“So we went on a patient engagement rampage and indoctrinated our patients with the idea that we are the point of triage for any symptom they have at any time, excluding emergent cardiovascular, orthopedic, or central nervous system events,” Sprandio said. “Now patients use our telephone triage service to get same-day visits or for us to provide management at home.”

Among OPCMH patients who called with symptom-related complaints last year, 86% were managed at home, 4% were seen that day, 3.4% of patients were seen the following day based on their level of illness, and only 2.4% resulted in ED visits. The result was a 70% drop in ED visits among patients.

By combining the telephone triage results with that of other components of the OPCMH, Sprandio estimates that the practice reduced hospital admissions by 50%. “These reductions in utilization were achieved in the most vulnerable subset of the patient population, those who are receiving intravenous chemotherapy,” he added.

A study published in 2010 showed that the ED use rate among chemotherapy patients nationwide was 2.0 visits annually. “Our rate in 2013 was 0.741 ED visits per chemotherapy patient per year,” he said.

The Center for Cancer and Blood Disorders

The Center for Cancer and Blood Disorders in Fort Worth, Texas, uses a similar approach with its PCMH, according to CEO Barry Russo. The center is one of the practices in the COME HOME program.

“Compared with standard care for most cancer patients, our approach to patients in our medical home is to give them much more intense oversight. Case managers keep track of patients’ treatment so we can keep them out of the ED and out of the hospital because those are the 2 largest expenses that we have,” Russo said.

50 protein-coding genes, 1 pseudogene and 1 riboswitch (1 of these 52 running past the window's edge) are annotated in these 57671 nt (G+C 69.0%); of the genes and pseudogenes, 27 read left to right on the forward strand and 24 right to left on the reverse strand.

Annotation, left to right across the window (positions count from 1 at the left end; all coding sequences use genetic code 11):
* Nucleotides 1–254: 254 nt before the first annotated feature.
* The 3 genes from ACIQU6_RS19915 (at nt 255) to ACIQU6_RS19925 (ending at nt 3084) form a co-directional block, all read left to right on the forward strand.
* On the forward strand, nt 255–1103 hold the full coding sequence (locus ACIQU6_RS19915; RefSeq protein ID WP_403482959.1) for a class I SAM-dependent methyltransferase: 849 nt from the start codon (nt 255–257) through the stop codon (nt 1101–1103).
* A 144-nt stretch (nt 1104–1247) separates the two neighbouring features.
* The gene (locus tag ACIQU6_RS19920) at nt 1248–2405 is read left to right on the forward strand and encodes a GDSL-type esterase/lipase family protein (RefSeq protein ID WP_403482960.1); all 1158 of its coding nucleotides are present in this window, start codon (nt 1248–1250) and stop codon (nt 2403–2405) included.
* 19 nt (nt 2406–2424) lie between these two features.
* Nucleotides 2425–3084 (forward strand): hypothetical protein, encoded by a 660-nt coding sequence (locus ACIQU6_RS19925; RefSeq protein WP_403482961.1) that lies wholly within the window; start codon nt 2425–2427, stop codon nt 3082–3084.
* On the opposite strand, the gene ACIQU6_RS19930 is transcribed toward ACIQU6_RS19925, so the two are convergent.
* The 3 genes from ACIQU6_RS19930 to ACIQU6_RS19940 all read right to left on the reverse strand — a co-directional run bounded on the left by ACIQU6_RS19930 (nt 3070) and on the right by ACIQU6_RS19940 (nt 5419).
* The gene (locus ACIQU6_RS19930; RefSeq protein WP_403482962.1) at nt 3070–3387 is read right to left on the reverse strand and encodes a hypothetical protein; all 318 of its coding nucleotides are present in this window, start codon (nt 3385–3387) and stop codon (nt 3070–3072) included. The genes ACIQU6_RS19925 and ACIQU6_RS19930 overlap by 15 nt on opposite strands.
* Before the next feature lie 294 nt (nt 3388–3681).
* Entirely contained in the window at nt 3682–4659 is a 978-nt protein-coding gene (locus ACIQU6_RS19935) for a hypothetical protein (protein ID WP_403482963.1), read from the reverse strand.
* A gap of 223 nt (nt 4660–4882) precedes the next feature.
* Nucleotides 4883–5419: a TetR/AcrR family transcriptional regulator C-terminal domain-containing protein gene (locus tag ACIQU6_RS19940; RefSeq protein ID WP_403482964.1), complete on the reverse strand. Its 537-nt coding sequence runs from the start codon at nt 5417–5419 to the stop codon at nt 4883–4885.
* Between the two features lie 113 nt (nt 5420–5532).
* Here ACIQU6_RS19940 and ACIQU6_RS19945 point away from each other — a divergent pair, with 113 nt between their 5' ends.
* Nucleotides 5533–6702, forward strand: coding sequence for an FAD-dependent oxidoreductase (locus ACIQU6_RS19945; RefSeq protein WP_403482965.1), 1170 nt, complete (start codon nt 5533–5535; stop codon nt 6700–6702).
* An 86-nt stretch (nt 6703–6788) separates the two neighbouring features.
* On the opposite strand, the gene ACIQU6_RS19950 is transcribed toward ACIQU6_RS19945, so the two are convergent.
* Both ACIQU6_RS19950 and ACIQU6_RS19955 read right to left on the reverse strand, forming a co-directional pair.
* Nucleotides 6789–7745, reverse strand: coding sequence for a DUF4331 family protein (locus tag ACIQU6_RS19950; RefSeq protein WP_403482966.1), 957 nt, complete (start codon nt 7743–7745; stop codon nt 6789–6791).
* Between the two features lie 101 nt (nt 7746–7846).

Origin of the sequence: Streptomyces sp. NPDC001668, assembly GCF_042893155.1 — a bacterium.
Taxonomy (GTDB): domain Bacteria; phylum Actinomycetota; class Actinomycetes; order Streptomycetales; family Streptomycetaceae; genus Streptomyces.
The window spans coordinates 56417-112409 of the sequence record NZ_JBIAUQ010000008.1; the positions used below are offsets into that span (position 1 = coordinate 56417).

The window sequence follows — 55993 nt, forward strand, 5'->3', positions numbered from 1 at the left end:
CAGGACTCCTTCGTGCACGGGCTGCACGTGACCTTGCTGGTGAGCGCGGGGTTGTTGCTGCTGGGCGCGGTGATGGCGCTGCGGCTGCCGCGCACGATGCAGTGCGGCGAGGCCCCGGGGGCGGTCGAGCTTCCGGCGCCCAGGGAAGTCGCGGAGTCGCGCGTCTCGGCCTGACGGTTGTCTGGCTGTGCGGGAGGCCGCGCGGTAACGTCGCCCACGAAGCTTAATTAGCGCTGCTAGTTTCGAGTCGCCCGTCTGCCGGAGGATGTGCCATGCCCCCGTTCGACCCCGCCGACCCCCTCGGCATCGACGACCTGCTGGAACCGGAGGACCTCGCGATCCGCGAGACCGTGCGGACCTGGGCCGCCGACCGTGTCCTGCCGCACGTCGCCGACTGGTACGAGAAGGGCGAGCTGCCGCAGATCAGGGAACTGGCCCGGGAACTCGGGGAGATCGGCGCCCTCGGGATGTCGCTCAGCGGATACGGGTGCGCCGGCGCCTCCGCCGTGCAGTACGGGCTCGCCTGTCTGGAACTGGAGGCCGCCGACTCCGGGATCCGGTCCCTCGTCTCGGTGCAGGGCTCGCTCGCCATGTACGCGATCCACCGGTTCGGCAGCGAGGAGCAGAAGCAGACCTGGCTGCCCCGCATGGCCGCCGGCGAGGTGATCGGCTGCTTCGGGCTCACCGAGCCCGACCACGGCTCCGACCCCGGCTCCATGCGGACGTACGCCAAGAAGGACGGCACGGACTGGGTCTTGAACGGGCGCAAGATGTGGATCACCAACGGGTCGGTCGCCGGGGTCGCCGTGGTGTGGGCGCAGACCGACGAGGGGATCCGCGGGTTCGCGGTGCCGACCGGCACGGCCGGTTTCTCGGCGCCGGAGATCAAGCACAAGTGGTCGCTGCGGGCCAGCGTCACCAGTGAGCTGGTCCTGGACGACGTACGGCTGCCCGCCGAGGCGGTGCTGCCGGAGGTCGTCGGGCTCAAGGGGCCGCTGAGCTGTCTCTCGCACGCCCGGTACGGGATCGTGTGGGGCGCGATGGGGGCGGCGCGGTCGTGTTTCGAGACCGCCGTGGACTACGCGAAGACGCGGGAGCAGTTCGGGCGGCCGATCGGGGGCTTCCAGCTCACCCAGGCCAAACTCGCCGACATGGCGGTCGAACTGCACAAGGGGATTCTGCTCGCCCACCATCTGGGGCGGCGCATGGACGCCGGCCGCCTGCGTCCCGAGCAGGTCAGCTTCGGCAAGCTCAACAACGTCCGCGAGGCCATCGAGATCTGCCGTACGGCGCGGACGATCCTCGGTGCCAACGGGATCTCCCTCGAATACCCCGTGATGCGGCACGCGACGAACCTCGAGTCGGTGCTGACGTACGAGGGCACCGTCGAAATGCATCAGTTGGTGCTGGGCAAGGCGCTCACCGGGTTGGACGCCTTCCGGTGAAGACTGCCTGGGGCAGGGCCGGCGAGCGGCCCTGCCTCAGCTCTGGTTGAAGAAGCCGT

The 20-physician practice has about 70 patients in the COME HOME program and has a contract with Aetna that started in March to develop an oncology medical home for 15 patients, he said. It also has a 4-year contract with UnitedHealthCare for an episode-of-care program that began in 2010.

“In the United fee-for-episode program, we followed specific clinical pathways with the intent that standardization would reduce costs and improve quality. The same is true with the COME HOME and Aetna programs,” Russo said.

Just as Sprandio did in his practice, Russo’s practice redesigned its triage program. “The revamped triage program is making a significant difference in how we manage patient complications and even patient satisfaction,” he said. “In addition, we have extended hours until 8 each weeknight, and we’re open on Saturdays and Sundays. All these initiatives give patients more options to see one of our physicians besides going to the ED. By keeping ED visits down, we can show that we’re catching patients’ issues early and solving problems for them.”

The practice also has nurse case managers call chemotherapy patients to ask about symptom management. “If these patients are not feeling well or running a fever, our case managers advise them on how to handle their symptoms and prevent them from becoming acute episodes,” he said.

Such aggressive management of cancer patients requires an investment of time and money, said Marcus Neubauer, MD, the medical director of Oncology Services and Innovent Oncology for McKesson Specialty Health and The US Oncology Network. The US Oncology Network has a medical home project with Aetna for Medicare Advantage members.

Innovent Oncology

Aetna pays Innovent Oncology a fee to help cover the cost of enhanced clinical services for cancer patients, according to Michael Kolodziej, MD, Aetna’s national medical director for oncology solutions.

“Some payers are willing to sponsor innovative payment models such as oncology medical homes,” he said. “Innovent Oncology is one such program that enhances quality care and uses the practice EMR to extract data and measure performance. The program recognizes the major cost drivers of cancer care and offers solutions.

One cost driver is the highly variable use of services such as chemotherapy. Physicians in the Innovent program follow evidence-based clinical pathways. Adherence rates are documented and then reported to the payer sponsor. We also receive claims data on hospitalization rates from the payer and those rates are compared to a control group. One of the goals of the program is to reduce avoidable hospitalizations.”

Such innovative models of cancer care have captured the attention of institutional oncology programs and community practices, according to Sprandio. Kolodziej agrees, saying, “Everyone is looking at where the opportunities are to lower costs and improve quality. What we need now is a lot of good dialogue between payers and providers about performance metrics.”